Tag Archive for identify materials through touch

The Latest Robot News

Here are some of the advances in robotics as they get further and further along the road to replacing humans in the work force . . . EDITOR

from PhysOrg

‘Hallucinating’ robots arrange objects for human use

June 18, 2012 By Bill Steele


Researchers in the Lab of Ashutosh Saxena, assistant professor of , have already taught robots to identify common objects, pick them up and place them stably in appropriate locations. Now they’ve added the human element by teaching robots to “hallucinate” where and how humans might stand, sit or work in a room, and place objects in their usual relationship to those imaginary people.

Their work will be reported at the International Symposium on Experimental Robotics, June 21 in Quebec, and the International Conference of Machine Learning, June 29 in Edinburgh, Scotland. . . . Read complete Report


Robots equipped with tactile sensor able to identify materials through touch

June 18, 2012

Researchers at the University of Southern California’s Viterbi School of Engineering published a study today in Frontiers in Neurorobotics showing that a specially designed can outperform humans in identifying a wide range of natural materials according to their textures, paving the way for advancements in prostheses, personal assistive robots and consumer product testing. . . . Read Complete Post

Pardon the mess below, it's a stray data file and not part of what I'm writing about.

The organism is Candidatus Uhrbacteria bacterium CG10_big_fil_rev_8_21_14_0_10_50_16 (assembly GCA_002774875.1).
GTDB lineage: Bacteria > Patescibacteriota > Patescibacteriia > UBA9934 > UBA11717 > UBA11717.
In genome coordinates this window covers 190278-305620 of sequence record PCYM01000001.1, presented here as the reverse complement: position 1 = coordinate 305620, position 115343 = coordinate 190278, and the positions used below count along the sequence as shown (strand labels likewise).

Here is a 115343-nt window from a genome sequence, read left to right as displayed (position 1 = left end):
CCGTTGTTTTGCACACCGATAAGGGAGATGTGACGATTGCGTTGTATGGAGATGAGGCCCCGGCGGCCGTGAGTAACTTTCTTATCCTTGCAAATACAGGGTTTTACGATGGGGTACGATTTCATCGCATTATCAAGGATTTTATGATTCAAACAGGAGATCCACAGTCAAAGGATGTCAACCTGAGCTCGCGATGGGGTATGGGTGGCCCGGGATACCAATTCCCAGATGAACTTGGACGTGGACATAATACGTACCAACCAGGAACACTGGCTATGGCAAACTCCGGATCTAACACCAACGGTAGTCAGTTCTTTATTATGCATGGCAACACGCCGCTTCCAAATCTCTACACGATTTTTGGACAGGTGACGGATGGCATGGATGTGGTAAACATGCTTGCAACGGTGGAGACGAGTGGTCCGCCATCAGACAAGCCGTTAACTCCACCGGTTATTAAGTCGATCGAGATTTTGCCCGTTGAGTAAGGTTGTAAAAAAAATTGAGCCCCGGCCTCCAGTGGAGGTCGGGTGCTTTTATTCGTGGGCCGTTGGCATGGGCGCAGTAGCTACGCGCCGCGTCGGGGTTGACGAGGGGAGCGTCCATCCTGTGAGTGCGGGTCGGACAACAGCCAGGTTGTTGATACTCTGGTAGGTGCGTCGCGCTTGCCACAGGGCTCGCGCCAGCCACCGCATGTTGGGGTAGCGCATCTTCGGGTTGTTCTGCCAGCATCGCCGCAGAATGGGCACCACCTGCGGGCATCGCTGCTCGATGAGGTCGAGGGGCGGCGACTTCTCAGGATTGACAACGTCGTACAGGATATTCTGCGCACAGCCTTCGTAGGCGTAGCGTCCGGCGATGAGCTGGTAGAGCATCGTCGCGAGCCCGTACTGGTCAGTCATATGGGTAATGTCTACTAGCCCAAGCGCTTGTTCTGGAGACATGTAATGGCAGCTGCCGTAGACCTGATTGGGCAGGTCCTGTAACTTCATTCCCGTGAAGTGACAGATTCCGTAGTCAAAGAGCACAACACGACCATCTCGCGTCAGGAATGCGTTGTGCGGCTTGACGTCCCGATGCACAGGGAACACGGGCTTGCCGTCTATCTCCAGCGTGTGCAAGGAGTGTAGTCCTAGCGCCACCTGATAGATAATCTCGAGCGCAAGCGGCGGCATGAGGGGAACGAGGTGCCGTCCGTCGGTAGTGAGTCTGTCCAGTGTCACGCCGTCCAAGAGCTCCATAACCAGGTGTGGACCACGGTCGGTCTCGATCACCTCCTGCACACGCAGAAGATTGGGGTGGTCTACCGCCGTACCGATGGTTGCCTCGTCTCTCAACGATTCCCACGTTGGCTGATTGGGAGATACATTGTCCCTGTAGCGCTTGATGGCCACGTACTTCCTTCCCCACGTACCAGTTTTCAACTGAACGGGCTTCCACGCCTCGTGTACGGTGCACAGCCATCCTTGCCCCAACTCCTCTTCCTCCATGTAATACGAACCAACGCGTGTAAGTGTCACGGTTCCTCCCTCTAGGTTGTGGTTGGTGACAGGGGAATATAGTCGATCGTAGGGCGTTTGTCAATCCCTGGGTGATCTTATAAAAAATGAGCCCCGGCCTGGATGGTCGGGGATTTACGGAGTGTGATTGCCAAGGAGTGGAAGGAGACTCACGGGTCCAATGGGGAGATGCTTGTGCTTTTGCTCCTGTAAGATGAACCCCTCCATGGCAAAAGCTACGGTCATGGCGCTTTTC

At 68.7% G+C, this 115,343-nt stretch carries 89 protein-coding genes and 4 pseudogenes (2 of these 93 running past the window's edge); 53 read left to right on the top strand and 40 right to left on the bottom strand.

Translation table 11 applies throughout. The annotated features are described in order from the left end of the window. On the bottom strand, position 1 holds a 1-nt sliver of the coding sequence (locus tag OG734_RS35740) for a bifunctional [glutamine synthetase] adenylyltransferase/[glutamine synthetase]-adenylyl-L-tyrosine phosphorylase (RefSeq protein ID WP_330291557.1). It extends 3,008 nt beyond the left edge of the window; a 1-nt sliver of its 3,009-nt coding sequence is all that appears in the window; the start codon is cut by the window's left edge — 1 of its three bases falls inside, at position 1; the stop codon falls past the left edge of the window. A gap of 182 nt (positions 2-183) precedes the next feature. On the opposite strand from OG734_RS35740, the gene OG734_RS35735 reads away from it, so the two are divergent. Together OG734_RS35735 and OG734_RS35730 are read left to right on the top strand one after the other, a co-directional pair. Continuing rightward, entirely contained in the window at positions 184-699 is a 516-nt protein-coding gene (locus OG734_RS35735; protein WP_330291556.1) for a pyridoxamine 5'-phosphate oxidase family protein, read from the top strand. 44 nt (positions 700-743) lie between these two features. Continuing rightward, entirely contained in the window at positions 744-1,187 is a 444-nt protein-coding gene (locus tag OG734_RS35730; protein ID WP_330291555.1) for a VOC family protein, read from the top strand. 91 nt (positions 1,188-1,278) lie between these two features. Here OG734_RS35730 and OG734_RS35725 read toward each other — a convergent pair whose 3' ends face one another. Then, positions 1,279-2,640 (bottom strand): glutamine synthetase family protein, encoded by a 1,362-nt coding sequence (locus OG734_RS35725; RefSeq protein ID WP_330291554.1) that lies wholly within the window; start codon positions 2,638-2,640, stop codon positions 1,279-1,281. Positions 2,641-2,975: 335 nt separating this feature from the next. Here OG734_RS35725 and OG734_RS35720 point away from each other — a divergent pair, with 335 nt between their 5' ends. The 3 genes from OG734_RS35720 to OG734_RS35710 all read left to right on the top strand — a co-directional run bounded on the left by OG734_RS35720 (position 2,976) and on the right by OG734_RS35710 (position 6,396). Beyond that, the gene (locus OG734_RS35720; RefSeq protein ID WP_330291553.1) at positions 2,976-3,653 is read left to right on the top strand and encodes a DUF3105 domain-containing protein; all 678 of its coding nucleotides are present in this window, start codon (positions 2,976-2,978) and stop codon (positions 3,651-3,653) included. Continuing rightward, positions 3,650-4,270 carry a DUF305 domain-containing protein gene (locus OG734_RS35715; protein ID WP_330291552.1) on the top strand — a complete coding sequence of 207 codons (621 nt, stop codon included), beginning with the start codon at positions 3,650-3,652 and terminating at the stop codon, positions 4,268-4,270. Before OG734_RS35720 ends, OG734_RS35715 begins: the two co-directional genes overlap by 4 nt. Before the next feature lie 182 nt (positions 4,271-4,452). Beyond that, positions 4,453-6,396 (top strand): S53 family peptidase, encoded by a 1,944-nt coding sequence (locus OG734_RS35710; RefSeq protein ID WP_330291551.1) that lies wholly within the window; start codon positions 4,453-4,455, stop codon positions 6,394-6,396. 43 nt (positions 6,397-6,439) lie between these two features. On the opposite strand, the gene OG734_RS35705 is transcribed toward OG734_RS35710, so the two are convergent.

And the biggest breakthrough of the times . . .

British researchers create robot that can learn simple words by conversing with humans

June 16, 2012 By Jon Bardin

The work, published this week in the journal , offers insight into how babies transition from babbling to speaking their first words.

The three-foot-tall , named DeeChee, was built to produce any syllable in the English language. But it knew no words at the outset of the study, speaking only babble phrases like “een rain rain mahdl kross.”

During the experiment, a human volunteer attempted to teach the robot simple words for shapes and colors by using them repeatedly in regular speech. . . . Read Complete Report

from youtube